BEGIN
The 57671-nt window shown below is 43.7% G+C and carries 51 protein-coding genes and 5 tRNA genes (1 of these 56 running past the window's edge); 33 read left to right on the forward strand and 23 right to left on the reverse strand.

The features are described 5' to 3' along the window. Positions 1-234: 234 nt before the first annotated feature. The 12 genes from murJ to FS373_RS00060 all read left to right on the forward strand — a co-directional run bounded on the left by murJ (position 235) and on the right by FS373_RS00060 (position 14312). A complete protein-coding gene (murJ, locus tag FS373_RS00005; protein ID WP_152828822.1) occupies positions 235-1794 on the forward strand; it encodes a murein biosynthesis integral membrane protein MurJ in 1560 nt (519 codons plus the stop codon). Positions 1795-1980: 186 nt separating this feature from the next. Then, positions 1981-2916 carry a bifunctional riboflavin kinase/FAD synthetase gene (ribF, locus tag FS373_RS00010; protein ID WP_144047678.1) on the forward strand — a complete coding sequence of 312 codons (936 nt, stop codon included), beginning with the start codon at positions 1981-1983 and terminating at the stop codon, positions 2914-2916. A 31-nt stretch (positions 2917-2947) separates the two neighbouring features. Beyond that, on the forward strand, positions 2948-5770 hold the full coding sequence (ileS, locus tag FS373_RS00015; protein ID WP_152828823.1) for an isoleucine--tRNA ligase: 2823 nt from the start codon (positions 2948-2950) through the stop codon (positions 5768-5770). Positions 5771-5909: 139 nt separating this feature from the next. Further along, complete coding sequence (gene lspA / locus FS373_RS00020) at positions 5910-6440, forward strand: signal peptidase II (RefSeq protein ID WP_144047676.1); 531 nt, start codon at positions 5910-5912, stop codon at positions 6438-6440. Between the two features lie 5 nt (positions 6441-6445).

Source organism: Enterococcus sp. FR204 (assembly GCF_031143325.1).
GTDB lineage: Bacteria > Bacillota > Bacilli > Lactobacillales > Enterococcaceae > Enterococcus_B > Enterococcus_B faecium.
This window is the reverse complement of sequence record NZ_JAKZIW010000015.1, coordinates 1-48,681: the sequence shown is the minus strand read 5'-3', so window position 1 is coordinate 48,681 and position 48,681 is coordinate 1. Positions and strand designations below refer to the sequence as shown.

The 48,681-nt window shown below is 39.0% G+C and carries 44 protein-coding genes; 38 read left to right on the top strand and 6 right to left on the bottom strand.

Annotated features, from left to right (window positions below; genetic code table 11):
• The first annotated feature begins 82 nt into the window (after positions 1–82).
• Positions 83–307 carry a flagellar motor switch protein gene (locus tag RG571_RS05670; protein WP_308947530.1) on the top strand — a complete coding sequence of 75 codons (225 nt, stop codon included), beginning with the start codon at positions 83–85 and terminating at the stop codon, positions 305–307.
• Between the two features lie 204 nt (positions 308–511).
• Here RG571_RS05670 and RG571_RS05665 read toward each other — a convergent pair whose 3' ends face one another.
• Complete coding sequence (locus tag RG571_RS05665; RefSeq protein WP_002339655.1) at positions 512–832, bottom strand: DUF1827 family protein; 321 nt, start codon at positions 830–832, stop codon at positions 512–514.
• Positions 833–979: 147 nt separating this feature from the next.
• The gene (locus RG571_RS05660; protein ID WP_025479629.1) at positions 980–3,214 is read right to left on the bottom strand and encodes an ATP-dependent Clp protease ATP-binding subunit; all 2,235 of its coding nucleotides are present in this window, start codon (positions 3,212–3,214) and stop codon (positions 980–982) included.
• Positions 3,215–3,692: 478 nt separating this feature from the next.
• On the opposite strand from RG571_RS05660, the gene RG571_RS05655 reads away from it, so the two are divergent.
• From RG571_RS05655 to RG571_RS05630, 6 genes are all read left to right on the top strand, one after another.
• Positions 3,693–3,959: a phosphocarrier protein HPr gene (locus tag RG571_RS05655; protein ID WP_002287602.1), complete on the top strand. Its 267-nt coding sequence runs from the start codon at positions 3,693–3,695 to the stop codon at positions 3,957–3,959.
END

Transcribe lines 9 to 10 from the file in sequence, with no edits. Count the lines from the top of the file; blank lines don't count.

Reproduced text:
• Positions 83–307 carry a flagellar motor switch protein gene (locus tag RG571_RS05670; protein WP_308947530.1) on the top strand — a complete coding sequence of 75 codons (225 nt, stop codon included), beginning with the start codon at positions 83–85 and terminating at the stop codon, positions 305–307.
• Between the two features lie 204 nt (positions 308–511).